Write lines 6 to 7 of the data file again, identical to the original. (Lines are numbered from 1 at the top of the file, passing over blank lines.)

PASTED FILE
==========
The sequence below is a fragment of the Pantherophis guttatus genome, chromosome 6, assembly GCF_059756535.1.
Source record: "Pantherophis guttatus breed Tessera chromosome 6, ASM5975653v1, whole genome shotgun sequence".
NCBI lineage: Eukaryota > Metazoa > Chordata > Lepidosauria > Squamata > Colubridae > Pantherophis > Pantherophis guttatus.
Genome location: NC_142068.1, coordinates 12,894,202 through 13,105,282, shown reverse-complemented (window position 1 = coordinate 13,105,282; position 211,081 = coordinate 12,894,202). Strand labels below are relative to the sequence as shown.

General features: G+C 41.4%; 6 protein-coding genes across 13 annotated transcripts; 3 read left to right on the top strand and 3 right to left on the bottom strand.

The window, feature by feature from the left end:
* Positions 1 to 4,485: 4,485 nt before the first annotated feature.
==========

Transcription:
The window, feature by feature from the left end:
* Positions 1 to 4,485: 4,485 nt before the first annotated feature.